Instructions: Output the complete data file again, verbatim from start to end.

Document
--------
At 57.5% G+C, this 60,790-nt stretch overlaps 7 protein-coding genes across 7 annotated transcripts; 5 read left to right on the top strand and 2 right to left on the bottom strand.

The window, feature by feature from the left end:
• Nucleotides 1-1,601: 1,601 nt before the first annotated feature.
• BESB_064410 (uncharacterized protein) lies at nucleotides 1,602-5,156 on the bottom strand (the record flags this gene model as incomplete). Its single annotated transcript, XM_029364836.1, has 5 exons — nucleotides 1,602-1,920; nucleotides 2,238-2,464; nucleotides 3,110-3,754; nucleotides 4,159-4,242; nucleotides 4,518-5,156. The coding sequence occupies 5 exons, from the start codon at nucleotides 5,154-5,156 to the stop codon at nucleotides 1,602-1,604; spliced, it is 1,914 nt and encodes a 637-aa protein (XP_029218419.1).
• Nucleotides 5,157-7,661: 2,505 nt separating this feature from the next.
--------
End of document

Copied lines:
At 57.5% G+C, this 60,790-nt stretch overlaps 7 protein-coding genes across 7 annotated transcripts; 5 read left to right on the top strand and 2 right to left on the bottom strand.

The window, feature by feature from the left end:
• Nucleotides 1-1,601: 1,601 nt before the first annotated feature.
• BESB_064410 (uncharacterized protein) lies at nucleotides 1,602-5,156 on the bottom strand (the record flags this gene model as incomplete). Its single annotated transcript, XM_029364836.1, has 5 exons — nucleotides 1,602-1,920; nucleotides 2,238-2,464; nucleotides 3,110-3,754; nucleotides 4,159-4,242; nucleotides 4,518-5,156. The coding sequence occupies 5 exons, from the start codon at nucleotides 5,154-5,156 to the stop codon at nucleotides 1,602-1,604; spliced, it is 1,914 nt and encodes a 637-aa protein (XP_029218419.1).
• Nucleotides 5,157-7,661: 2,505 nt separating this feature from the next.